Name reform would hurt more than help

Freedom New Mexico

Cincinnati Bengals wide receiver recently changed his name, legally, from Chad Johnson to Ocho Cinco. Singer Beyonce Knowles now wants to be called Sasha Fierce. And let’s not even try to track Puffy, Diddy or Daddy, whatever the hip-hop mogul is calling himself these days.

If Michael Chertoff had his way, these famous people wouldn’t be able to get a job. Now imagine the problems that would face millions of less-privileged Americans whose names might have changed over the years.

The Department of Homeland Security secretary has renewed his push to force all U.S. employers to fire any worker whose name does not match his or her Social Security card. Chertoff — an appointed official who shouldn’t have the authority to make such mandates in the first place — had issued the order previously, but a federal judge in California stopped its implementation after several organizations, ranging from civil rights, labor and even chambers of commerce, sued saying the rule was unreasonable and discriminatory.

Chertoff wants to impose the rule to address identity theft. In some cases people have used false Social Security cards to get jobs, and they have been flagged when the Social Security Administration found the name assigned to the number didn’t match the name a worker or applicant gave.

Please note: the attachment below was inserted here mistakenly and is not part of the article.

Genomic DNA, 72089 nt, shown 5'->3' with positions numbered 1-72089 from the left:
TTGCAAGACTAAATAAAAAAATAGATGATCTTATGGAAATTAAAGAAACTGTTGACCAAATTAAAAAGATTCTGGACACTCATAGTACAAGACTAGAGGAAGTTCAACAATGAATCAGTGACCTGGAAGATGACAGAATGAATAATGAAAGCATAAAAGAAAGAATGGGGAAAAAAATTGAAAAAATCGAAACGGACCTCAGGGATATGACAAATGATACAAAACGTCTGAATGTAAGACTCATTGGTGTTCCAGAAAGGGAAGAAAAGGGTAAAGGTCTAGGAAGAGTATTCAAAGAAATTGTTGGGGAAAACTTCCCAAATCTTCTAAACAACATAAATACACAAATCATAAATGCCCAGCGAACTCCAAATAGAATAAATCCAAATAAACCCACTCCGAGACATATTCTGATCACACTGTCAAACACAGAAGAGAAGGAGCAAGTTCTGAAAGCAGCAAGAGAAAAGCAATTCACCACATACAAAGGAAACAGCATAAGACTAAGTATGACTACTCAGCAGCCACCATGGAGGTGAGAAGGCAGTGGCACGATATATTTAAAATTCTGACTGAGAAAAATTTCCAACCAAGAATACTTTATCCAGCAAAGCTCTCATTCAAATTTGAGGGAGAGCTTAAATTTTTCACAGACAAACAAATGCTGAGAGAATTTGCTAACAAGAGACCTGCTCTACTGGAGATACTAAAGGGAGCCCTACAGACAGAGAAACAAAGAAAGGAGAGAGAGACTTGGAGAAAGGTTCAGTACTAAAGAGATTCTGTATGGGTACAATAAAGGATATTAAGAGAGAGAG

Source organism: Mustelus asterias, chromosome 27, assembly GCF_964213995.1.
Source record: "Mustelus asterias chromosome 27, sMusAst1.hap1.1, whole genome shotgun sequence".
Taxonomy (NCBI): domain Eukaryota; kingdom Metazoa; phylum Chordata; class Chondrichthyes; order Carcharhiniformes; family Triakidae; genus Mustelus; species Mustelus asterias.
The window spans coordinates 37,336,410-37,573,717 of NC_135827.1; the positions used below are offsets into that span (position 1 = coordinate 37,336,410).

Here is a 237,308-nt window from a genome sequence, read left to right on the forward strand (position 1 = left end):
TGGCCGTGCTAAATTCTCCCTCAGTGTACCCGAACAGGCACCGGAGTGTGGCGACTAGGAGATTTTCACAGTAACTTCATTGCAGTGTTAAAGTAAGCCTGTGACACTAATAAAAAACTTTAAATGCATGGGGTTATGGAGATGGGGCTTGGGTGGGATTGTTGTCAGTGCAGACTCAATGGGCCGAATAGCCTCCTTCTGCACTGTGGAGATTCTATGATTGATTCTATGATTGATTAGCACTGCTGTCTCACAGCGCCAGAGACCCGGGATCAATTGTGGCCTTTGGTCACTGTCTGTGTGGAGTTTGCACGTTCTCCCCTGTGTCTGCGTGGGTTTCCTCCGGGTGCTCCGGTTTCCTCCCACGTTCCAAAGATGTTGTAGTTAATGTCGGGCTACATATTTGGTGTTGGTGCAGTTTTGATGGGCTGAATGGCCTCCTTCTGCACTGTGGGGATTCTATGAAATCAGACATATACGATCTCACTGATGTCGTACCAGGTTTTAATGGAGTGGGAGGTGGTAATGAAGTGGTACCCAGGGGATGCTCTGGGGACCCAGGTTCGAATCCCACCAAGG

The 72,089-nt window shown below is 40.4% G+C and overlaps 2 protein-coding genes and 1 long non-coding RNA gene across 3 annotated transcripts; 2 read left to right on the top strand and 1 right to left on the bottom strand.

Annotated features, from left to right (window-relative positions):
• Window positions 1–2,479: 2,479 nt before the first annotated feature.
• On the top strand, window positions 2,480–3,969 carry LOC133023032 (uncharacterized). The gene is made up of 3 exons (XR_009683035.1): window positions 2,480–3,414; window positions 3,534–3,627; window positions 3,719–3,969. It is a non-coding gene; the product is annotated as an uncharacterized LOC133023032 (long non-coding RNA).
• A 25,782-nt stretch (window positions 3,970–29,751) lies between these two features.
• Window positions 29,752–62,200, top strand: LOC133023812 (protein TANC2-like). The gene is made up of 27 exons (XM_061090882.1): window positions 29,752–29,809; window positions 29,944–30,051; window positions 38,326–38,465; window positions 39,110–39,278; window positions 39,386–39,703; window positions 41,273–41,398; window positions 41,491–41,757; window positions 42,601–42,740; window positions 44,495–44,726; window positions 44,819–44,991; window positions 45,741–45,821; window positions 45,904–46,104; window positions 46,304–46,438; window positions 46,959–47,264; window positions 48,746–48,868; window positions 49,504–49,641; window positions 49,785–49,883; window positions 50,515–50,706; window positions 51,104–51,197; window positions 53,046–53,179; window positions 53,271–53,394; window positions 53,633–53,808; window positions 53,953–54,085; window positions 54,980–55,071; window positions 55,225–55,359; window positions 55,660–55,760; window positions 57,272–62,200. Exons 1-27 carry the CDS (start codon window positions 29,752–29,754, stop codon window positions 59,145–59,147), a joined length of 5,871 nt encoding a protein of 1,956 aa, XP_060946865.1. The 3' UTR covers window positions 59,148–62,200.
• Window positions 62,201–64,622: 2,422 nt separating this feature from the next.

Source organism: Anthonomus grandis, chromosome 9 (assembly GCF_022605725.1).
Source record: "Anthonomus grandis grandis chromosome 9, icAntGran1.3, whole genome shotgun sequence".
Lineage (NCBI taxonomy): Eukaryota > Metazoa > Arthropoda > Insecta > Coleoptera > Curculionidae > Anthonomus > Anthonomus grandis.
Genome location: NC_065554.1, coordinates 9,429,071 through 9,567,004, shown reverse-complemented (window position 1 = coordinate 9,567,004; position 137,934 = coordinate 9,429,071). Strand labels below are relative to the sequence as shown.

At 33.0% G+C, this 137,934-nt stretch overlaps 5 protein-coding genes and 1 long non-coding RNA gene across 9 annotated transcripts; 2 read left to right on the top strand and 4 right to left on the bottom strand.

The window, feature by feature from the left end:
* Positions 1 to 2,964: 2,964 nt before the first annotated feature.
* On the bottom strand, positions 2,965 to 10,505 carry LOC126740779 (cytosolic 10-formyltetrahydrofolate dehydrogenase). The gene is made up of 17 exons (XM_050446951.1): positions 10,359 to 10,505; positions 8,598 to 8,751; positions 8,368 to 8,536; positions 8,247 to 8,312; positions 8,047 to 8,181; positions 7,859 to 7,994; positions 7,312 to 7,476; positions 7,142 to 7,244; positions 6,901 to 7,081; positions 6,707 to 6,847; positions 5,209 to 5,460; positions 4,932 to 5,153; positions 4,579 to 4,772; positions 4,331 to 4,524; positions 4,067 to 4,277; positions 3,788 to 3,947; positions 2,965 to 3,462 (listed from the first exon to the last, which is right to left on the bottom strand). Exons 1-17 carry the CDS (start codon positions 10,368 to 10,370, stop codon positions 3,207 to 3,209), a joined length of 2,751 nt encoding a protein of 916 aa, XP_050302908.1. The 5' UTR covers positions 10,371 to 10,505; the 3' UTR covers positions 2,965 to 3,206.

Such cases are a problem, to be sure, but they can’t outnumber the cases in which a person has changed names due to marriage or divorce, adoption, or the simple desire to be known by a different name.

Certainly, people who change their legal status or their name should request new Social Security cards that reflect the change. Many people, however, don’t even think about it until it becomes an issue. To suddenly lose one’s job, and all ability to generate income, until the change is made would place an unreasonable burden on millions of Americans.

Clerical errors made when issuing the cards have gone unnoticed; not catching and correcting the error could now cost a person his job, if Chertoff’s mandate goes into effect.

And it won’t effectively eliminate fraudulent card use. Many people simply adopt whatever name is on the card they have; others have been known to name children after themselves and use the children’s cards.

Most employers who knowingly hire undocumented workers keep those workers off the books anyway; they pay in cash, don’t deduct taxes or provide benefits, and they don’t create employee files. The kind of screening Chertoff assumes just doesn’t occur.

Companies that do maintain employee files generally are trying to work within the law, and the Social Security Administration already alerts them when names and numbers don’t match. They should be allowed, and trusted, to address the discrepancies with their workers and determine the appropriate action, whether it be getting a new card, dismissal if necessary or reporting fraud if it is found to have occurred.

This is yet another case in which the DHS chief’s zeal has gotten the better of him, his mandates don’t allow for real-life exceptions, and his remedies threaten to be worse than the problem.

The court was right to stop this fiat in its tracks. The stall should be permanent.